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Majority of flu patients are 'symptom free'


Less than a quarter of people infected in recent flu outbreaks actually showed any symptoms, UK researchers have claimed.

They said that almost one in five people were infected in both recent outbreaks of seasonal flu and the 2009 H1N1 influenza pandemic. But only 23% of these infections caused symptoms, they suggest.

Their study, published in the Lancet Respiratory Medicine, states that reported cases of flu are “the tip of the iceberg”. They examined the extent of flu burden in England over a five-year period.

“Reported cases of influenza represent the tip of a large clinical and subclinical iceberg”

Andrew Hayward

The Flu Watch study tracked more than 3,000 people across England during six flu seasons between 2006 and 2011.

People taking part in the study provided blood samples before and after each flu season, and were contacted weekly to see whether they had been suffering from any coughs, colds or flu-like illnesses. Anyone with such symptoms had a nasal swap to test for illness.

Flu 'symptom free' for most

The researchers found that on average, 18% of people who had not received a flu jab were infected with flu each season.

But most of the infections (77%) didn’t have any symptoms, they found, and only 17% of those infected felt ill enough to visit their GP.

The authors suggest that current surveillance systems greatly underestimate the rates of infection in society.

“Reported cases of influenza represent the tip of a large clinical and subclinical iceberg that is mainly invisible to national surveillance systems that only record cases seeking medical attention,” said lead author Dr Andrew Hayward from University College London.

“Most people don’t go to the doctor when they have flu. Even when they do consult they are often not recognised as having influenza,” he said.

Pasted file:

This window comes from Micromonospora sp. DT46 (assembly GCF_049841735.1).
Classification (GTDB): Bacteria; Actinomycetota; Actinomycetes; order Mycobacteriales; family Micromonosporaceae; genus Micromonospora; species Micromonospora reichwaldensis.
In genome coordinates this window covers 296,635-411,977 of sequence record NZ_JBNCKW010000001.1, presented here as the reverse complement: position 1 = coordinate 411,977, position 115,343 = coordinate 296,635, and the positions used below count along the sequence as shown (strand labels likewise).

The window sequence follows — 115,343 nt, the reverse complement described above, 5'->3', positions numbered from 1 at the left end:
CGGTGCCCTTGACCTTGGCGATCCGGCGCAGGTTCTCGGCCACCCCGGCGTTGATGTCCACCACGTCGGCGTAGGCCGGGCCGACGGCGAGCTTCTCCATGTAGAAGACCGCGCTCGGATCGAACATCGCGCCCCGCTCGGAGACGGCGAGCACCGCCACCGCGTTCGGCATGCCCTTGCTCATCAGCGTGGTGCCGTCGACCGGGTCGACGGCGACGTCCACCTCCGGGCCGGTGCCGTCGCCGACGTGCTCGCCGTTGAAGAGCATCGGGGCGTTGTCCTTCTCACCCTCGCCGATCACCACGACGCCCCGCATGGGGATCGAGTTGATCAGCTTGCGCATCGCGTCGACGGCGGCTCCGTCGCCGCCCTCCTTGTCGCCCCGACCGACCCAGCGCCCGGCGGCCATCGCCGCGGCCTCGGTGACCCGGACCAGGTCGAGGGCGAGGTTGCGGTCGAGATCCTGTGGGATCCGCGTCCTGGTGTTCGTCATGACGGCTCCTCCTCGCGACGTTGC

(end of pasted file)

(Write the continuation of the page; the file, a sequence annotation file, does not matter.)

“This study poses some big questions about how we should monitor the incidence of influenza”

Ronald Eccles

“Surveillance based on patients who consult greatly underestimates the number of community cases, which in turn can lead to overestimates of the proportion of cases who end up in hospital or die.

“Information on the community burden is therefore critical to inform future control and prevention programmes,” he added.

Commenting on the study, Professor Ronald Eccles, director of Cardiff University’s Common Cold Centre, said: “This study poses some big questions about how we should monitor the incidence of influenza infections in the community.

Ronald Eccles

Ronald Eccles

“Influenza can be a killer, but what will surprise most people is that the majority of influenza infections do not cause any symptoms − not even a sniffle.”



Readers' comments (4)

  • michael stone

    Isn't it true with many infections, for the majority of those 'infected' to only suffer inconsequential [or even un-noticable] symptoms ?

    I suppose what is actually of more interest here, is whether the people in the community who have got 'symptom-free flu' can still pass the illness on, or whether these 'non-sufferers' are also non contagious ?

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  • Were the 17% with symptoms in the 18% of those not vaccinated?...or does it include some, or all, of those that were vaccinated?

    I think it also poses the question, is the human body coping with the flu virus, as it should, in those with who have no symptoms? If symptom-free people are identified, what are we expected to do with them - quarantine? I believe if we vaccinate the whole population we are heading for trouble, no wonder the little flu bug blighter mutates, it is to get ahead of the human race, and as we know, nature always wins.

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  • We are part of nature so to look at things as a war between humans and nature isn't necessarily helpful. But in battles against infectious diseases humans can win - look at smallpox, to cite just one example.

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  • michael stone

    Anonymous | 18-Mar-2014 2:31 pm

    I had the flu very bad twice when I was a kid.

    Perhaps I wasn't 'at war' with the flu - but the thing definitely wasn't on my side !!! It certainly felt, for about 24-48 hours (long time ago - exact period uncertain), as if it was making a serious attempt to kill me.

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